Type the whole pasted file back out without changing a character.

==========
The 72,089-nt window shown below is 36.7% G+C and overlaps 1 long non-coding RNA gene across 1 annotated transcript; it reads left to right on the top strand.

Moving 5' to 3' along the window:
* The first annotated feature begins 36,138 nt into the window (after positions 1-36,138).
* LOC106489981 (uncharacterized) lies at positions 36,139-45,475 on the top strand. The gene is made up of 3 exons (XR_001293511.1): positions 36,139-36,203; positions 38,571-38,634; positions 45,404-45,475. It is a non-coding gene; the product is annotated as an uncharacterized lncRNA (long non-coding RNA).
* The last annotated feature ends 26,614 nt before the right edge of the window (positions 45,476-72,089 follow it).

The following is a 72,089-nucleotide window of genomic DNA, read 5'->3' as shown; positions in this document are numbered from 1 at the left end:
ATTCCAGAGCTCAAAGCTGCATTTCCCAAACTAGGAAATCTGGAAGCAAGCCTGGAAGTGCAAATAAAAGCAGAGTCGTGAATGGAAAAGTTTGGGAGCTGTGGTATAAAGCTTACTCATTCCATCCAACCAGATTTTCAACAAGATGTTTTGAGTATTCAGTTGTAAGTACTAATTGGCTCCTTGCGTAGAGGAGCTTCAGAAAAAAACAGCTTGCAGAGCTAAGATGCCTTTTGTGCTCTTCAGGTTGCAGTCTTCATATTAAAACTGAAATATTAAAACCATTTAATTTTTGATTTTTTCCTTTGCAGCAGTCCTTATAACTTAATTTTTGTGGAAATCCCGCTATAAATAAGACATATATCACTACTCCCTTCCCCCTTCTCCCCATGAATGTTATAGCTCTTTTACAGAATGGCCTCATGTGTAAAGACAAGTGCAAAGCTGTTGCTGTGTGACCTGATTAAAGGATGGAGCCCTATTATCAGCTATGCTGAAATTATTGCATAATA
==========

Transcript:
The 72,089-nt window shown below is 36.7% G+C and overlaps 1 long non-coding RNA gene across 1 annotated transcript; it reads left to right on the top strand.

Moving 5' to 3' along the window:
* The first annotated feature begins 36,138 nt into the window (after positions 1-36,138).
* LOC106489981 (uncharacterized) lies at positions 36,139-45,475 on the top strand. The gene is made up of 3 exons (XR_001293511.1): positions 36,139-36,203; positions 38,571-38,634; positions 45,404-45,475. It is a non-coding gene; the product is annotated as an uncharacterized lncRNA (long non-coding RNA).
* The last annotated feature ends 26,614 nt before the right edge of the window (positions 45,476-72,089 follow it).

The following is a 72,089-nucleotide window of genomic DNA, read 5'->3' as shown; positions in this document are numbered from 1 at the left end:
ATTCCAGAGCTCAAAGCTGCATTTCCCAAACTAGGAAATCTGGAAGCAAGCCTGGAAGTGCAAATAAAAGCAGAGTCGTGAATGGAAAAGTTTGGGAGCTGTGGTATAAAGCTTACTCATTCCATCCAACCAGATTTTCAACAAGATGTTTTGAGTATTCAGTTGTAAGTACTAATTGGCTCCTTGCGTAGAGGAGCTTCAGAAAAAAACAGCTTGCAGAGCTAAGATGCCTTTTGTGCTCTTCAGGTTGCAGTCTTCATATTAAAACTGAAATATTAAAACCATTTAATTTTTGATTTTTTCCTTTGCAGCAGTCCTTATAACTTAATTTTTGTGGAAATCCCGCTATAAATAAGACATATATCACTACTCCCTTCCCCCTTCTCCCCATGAATGTTATAGCTCTTTTACAGAATGGCCTCATGTGTAAAGACAAGTGCAAAGCTGTTGCTGTGTGACCTGATTAAAGGATGGAGCCCTATTATCAGCTATGCTGAAATTATTGCATAATA